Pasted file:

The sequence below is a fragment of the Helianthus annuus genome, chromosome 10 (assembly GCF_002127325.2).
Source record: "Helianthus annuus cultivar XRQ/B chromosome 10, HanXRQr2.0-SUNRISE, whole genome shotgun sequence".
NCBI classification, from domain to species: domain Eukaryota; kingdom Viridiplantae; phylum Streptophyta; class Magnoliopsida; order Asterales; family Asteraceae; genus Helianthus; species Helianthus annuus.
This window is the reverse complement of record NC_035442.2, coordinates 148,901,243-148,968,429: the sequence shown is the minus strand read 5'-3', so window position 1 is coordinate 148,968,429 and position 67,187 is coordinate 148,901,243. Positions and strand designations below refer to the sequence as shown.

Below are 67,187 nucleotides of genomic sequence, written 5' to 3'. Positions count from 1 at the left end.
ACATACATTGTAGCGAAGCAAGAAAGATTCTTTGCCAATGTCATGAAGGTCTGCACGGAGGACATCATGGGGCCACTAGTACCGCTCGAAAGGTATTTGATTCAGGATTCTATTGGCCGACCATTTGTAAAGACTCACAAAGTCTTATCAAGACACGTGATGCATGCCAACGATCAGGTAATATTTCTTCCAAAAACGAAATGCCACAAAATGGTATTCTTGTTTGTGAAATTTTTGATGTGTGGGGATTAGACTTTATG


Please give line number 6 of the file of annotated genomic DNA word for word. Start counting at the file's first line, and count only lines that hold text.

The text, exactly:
ACATACATTGTAGCGAAGCAAGAAAGATTCTTTGCCAATGTCATGAAGGTCTGCACGGAGGACATCATGGGGCCACTAGTACCGCTCGAAAGGTATTTGATTCAGGATTCTATTGGCCGACCATTTGTAAAGACTCACAAAGTCTTATCAAGACACGTGATGCATGCCAACGATCAGGTAATATTTCTTCCAAAAACGAAATGCCACAAAATGGTATTCTTGTTTGTGAAATTTTTGATGTGTGGGGATTAGACTTTATG